Mother Imagery in the Novels of Afro-Caribbean Women

By Simone A. James Alexander | Go to book overview

Introduction

Reclaiming Identities
Afro-Caribbean Women Writers Writing the Self

Although recent scholarship has attempted to give voice to women's writings, notably those of Western women, Caribbean women writers and their writings have received little critical attention, and as such their works have seldom been given the serious scholarly attention or sustained critical scrutiny they deserve. In conformity with this lack, comparatively little has been published about Afro-Caribbean women writers. Despite this oversight or minimal acknowledgment of their works, it would be misleading to suggest that Caribbean women writers have not gained some level of recognition over the last decade. Among the writers who have gained national and international recognition are Paule Marshall and Maryse Condé. 1.

The three Caribbean women writers who are at the forefront and arguably occupy center stage of Caribbean writings in the Western Hemisphere are Paule Marshall, Maryse Condé, and Jamaica Kincaid. 2. Although geographically situated in the West, these women establish a direct and distinct connection with the Caribbean as they write “home.” 3. It is rather ironic that though situated in the “master's house,” the women are empowered and heroically assert

____________________
1.
Paule Marshall's most recent novel, Daughters (1992), was selected by Booklist as the best novel of the year. Maryse Condé was the recipient of the prestigious French award Le Grand Prix Litteraire de la Femme, and the first woman to be honored as a Puterbaugh Fellow by the University of Oklahoma. Grace Nichols's I Is a Long Memoried Woman won the Commonwealth Poetry Prize in 1983. Zee Edgell's first novel, Beka Lamb (1982), won the 1982 Fawcett Society Book Prize.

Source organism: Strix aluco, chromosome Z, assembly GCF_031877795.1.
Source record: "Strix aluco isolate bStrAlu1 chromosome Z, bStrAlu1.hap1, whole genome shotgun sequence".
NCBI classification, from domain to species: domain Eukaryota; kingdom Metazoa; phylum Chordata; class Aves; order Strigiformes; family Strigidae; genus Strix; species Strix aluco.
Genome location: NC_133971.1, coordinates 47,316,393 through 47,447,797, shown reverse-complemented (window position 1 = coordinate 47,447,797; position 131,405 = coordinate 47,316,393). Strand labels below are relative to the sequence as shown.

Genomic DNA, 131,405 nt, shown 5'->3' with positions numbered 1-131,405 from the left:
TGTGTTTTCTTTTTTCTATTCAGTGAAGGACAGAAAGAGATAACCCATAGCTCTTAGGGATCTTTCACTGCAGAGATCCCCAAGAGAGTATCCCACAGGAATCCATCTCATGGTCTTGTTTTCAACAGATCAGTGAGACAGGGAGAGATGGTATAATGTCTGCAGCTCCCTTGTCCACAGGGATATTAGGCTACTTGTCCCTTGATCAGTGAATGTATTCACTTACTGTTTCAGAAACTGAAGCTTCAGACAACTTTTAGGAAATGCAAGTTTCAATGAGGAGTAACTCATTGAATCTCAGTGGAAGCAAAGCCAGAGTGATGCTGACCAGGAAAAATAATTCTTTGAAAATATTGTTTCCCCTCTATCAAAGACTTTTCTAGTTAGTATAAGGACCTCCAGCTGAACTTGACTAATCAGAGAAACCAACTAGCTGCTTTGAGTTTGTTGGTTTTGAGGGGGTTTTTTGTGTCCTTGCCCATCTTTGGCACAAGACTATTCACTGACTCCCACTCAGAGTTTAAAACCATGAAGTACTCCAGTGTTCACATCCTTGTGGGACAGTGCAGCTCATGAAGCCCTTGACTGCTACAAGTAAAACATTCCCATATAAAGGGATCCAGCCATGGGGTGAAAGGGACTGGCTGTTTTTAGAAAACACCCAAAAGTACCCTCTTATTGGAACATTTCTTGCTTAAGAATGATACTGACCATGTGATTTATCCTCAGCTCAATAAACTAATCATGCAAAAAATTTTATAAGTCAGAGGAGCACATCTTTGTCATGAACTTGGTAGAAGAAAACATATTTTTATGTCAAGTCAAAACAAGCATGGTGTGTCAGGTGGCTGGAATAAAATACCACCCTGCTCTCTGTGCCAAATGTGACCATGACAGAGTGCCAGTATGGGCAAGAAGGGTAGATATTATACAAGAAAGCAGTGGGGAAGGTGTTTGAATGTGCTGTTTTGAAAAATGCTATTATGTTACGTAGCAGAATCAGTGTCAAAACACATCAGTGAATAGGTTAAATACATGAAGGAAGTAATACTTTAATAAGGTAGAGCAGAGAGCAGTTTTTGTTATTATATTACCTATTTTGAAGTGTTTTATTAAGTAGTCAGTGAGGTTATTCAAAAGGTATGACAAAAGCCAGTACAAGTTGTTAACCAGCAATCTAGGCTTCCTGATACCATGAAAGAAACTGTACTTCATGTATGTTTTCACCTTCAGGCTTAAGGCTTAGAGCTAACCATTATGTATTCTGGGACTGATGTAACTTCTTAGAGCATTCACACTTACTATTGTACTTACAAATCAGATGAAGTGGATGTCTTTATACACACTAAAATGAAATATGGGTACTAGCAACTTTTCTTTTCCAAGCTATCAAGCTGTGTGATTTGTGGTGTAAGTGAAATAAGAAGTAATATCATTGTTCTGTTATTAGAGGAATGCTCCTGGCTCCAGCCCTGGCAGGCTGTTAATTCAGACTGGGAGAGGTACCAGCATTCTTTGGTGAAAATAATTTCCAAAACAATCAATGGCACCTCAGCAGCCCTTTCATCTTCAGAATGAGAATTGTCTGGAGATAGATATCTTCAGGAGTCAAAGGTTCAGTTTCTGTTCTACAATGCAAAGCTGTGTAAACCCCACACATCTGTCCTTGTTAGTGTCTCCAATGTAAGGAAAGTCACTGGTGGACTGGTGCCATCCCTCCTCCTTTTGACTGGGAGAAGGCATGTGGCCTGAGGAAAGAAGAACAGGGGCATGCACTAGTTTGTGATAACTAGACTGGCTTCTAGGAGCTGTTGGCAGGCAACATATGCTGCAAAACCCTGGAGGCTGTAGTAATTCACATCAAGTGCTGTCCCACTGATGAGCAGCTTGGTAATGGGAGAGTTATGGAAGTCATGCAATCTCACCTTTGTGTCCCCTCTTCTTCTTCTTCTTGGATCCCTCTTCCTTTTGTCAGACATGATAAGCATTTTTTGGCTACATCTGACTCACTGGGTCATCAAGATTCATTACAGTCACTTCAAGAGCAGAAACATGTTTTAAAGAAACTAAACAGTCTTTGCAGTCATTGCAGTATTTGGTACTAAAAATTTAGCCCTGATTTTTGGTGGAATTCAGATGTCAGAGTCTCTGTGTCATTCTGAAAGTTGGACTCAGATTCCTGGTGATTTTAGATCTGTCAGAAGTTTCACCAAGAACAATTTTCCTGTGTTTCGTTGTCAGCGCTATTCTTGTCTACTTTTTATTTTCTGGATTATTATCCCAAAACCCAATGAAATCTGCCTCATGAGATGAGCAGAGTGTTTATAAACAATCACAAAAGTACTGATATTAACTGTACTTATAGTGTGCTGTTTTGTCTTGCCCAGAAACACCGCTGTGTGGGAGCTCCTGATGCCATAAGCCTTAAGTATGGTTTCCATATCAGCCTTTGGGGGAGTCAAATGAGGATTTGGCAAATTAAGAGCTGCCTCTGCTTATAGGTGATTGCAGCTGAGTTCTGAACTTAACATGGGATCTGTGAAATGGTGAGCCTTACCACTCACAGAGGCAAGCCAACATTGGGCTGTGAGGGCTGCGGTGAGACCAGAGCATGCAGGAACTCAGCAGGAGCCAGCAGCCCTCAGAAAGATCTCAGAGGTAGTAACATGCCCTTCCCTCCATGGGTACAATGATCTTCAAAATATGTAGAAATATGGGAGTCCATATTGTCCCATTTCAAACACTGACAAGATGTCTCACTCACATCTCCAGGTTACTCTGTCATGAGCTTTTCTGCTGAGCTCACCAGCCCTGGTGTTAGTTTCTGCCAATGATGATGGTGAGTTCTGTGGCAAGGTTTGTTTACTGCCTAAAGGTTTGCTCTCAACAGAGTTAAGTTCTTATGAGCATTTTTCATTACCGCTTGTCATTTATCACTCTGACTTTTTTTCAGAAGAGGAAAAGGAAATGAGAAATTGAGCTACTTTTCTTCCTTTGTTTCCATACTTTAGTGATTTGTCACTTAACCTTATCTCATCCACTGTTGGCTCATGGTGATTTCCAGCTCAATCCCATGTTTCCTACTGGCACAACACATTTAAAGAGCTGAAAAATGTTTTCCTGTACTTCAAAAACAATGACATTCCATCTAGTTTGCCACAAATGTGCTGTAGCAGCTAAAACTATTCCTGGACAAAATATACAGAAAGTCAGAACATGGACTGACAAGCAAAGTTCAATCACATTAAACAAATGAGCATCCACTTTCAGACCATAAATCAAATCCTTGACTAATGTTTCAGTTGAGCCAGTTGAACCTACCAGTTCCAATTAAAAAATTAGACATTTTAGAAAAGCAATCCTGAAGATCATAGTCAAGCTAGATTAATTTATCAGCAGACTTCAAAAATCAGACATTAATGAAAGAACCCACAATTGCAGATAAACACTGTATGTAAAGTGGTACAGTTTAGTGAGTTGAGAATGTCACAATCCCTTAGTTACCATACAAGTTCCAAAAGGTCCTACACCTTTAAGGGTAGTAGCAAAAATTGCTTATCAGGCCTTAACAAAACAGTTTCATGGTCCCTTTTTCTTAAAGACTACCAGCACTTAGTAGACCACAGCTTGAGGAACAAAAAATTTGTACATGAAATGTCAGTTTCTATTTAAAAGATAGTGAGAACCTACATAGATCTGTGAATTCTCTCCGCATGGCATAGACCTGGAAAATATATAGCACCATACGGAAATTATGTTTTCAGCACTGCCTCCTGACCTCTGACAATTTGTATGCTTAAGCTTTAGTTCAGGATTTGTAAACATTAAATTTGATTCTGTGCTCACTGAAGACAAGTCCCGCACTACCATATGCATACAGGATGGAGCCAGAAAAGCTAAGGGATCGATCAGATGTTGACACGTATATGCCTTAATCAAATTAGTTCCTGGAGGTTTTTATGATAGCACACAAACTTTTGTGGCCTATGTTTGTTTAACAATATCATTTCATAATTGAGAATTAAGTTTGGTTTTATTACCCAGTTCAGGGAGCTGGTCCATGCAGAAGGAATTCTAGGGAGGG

2.
This assertion is not intended to undermine or overlook the great works by other Caribbean women authors, but these three women are often found on college curricula and are taught more often in U.S. colleges and universities. They are also frequently the subjects of ongoing debates at conferences.
3.
All three authors reside permanently in the United States but have maintained connections with their respective homes, Kincaid with Antigua, Marshall with her adopted home, Barbados (she is a first-generation immigrant of Barbadian parentage), and Condé with Guadeloupe, either through their writings or

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